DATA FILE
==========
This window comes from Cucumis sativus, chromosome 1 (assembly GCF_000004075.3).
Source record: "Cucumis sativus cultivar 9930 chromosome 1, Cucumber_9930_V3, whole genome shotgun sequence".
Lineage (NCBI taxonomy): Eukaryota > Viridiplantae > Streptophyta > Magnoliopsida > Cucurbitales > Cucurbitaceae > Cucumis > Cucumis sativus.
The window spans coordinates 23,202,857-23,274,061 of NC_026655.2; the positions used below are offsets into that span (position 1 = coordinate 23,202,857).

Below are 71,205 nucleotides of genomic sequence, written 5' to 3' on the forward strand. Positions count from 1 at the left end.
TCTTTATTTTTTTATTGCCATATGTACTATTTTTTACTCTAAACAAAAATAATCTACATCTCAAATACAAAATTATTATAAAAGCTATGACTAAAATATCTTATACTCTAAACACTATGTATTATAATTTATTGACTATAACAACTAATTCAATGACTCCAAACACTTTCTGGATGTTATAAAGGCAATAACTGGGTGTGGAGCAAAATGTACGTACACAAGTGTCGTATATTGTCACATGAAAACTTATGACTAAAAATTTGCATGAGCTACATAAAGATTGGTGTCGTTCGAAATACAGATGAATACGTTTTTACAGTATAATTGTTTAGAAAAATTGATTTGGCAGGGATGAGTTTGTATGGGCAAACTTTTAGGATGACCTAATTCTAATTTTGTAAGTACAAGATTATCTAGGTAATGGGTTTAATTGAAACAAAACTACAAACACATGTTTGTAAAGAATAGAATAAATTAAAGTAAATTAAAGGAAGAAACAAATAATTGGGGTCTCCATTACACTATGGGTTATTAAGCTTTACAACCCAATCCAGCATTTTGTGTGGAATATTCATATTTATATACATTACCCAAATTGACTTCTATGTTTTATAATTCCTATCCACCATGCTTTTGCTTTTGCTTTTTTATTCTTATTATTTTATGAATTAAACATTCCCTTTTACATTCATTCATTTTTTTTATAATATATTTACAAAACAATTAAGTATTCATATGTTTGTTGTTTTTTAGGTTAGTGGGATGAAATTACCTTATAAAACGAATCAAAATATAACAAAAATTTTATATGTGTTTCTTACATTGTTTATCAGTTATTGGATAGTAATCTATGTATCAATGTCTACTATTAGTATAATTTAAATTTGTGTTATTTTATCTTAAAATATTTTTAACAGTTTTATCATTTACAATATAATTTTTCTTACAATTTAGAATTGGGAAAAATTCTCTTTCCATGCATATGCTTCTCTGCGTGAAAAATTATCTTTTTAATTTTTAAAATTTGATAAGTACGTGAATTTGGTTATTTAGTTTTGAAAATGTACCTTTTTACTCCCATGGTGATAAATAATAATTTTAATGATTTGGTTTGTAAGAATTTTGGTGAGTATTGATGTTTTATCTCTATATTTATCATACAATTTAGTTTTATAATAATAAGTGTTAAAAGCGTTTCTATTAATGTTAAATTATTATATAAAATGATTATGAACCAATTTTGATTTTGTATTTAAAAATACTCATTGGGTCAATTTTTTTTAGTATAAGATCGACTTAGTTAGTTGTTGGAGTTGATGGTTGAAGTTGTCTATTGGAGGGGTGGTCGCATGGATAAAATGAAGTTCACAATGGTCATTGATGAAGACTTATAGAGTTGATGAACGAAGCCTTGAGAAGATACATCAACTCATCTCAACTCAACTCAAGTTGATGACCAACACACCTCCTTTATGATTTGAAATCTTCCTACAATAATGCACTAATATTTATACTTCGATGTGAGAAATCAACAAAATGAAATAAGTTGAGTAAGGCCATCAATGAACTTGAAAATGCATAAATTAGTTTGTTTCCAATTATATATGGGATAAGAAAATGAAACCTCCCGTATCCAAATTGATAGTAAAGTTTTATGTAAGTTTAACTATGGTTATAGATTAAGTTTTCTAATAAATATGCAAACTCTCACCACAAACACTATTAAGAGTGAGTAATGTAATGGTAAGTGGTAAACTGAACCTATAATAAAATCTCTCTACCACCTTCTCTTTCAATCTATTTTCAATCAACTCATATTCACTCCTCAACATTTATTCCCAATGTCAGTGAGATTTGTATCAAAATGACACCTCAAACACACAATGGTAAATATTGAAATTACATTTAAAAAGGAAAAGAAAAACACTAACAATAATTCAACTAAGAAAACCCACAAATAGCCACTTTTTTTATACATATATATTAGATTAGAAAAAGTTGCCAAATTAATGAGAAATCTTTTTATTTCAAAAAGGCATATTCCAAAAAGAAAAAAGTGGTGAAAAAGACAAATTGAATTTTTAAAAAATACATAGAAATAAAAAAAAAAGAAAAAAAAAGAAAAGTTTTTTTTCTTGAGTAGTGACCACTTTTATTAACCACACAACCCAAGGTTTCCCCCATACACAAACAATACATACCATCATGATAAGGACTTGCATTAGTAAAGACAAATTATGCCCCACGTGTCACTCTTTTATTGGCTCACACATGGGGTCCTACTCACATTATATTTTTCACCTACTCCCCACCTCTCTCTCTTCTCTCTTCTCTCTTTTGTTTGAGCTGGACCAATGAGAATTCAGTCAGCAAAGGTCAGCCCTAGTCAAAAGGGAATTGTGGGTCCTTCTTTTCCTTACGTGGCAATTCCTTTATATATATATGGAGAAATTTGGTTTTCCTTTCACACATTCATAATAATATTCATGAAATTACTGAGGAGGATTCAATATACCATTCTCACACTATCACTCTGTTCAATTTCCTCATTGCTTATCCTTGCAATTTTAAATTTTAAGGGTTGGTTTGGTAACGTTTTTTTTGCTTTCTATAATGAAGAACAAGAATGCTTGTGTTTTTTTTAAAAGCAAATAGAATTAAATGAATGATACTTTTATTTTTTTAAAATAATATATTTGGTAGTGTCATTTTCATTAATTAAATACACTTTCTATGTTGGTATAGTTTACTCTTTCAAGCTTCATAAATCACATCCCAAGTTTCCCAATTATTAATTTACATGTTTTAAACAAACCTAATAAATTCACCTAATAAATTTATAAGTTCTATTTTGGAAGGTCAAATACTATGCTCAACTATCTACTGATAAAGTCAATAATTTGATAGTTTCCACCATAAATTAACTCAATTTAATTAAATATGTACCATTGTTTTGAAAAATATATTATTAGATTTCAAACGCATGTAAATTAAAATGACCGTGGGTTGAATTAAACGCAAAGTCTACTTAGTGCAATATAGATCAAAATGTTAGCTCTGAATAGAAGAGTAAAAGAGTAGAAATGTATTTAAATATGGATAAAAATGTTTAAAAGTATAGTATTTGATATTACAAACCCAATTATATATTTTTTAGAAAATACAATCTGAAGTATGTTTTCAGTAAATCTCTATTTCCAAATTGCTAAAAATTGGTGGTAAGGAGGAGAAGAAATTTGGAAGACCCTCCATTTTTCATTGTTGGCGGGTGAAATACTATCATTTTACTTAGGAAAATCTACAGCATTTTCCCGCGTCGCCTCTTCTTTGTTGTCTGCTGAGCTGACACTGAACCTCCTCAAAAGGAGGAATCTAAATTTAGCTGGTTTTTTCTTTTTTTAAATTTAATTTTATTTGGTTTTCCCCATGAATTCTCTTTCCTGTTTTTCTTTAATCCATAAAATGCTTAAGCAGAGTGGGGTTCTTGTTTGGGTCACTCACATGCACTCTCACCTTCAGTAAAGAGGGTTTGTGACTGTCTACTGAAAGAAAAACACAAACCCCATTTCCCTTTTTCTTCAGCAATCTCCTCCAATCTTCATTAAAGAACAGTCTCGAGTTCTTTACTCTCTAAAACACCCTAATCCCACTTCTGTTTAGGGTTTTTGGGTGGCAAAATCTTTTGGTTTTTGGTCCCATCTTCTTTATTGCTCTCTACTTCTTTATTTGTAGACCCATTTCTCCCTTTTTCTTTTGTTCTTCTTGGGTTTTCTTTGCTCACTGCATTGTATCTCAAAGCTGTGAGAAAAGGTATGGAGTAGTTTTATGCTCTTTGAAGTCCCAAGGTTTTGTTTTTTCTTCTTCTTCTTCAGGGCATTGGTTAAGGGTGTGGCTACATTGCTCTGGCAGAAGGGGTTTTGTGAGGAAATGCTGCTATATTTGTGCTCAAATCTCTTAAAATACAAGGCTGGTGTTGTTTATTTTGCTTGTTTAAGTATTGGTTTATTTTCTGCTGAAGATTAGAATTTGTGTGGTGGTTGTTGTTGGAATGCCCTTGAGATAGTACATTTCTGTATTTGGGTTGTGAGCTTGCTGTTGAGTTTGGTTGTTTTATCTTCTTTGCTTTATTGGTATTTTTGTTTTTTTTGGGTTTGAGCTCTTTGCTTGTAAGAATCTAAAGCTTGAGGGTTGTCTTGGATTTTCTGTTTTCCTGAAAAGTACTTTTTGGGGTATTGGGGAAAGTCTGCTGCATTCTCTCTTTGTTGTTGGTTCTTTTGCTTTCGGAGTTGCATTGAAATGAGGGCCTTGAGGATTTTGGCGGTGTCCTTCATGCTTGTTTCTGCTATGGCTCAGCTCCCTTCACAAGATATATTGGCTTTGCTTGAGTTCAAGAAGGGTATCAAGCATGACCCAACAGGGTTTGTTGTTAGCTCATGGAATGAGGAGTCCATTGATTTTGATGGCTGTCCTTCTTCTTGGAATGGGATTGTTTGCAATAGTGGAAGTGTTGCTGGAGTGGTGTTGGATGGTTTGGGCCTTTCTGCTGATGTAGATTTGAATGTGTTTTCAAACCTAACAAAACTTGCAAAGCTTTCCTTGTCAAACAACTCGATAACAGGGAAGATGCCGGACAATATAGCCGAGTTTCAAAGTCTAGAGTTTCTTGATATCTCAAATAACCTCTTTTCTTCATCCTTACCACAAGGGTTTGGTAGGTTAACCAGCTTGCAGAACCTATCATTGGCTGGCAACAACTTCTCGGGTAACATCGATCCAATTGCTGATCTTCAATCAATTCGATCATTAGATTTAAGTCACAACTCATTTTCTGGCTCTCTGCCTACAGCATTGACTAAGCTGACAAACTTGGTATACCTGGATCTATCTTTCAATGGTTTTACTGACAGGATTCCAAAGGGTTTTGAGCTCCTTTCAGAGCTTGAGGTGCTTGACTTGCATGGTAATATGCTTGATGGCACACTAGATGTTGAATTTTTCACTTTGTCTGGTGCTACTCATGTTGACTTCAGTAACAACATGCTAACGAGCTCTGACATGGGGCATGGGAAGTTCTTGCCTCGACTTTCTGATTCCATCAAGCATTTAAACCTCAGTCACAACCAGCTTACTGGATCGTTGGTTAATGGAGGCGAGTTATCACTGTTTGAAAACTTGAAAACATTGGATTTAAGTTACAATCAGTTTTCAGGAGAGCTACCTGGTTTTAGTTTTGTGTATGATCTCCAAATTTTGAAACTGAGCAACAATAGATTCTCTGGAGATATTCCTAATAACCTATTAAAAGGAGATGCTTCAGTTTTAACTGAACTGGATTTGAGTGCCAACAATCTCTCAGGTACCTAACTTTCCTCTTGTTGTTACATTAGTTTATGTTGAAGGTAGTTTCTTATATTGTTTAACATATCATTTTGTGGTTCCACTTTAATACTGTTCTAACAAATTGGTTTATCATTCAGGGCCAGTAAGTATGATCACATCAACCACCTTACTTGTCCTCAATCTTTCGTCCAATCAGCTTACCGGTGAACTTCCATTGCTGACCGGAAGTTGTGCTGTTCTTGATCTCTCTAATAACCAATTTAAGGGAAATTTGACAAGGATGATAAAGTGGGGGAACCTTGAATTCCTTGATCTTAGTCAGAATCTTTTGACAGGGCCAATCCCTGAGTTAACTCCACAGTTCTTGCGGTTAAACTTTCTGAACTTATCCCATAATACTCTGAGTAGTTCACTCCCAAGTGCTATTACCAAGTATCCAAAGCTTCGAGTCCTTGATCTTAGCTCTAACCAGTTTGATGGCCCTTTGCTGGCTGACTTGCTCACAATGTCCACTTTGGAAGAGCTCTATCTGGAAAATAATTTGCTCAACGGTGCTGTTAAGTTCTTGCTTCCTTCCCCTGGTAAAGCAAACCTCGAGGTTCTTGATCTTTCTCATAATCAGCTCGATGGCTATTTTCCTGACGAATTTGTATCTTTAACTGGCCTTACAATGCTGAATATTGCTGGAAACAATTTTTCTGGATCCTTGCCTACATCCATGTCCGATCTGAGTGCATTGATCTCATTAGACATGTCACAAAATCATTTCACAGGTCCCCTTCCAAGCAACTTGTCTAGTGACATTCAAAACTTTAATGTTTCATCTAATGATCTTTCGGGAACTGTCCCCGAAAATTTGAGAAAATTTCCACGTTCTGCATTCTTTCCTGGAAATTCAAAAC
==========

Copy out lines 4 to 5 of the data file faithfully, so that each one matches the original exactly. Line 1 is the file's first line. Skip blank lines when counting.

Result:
The window spans coordinates 23,202,857-23,274,061 of NC_026655.2; the positions used below are offsets into that span (position 1 = coordinate 23,202,857).

Below are 71,205 nucleotides of genomic sequence, written 5' to 3' on the forward strand. Positions count from 1 at the left end.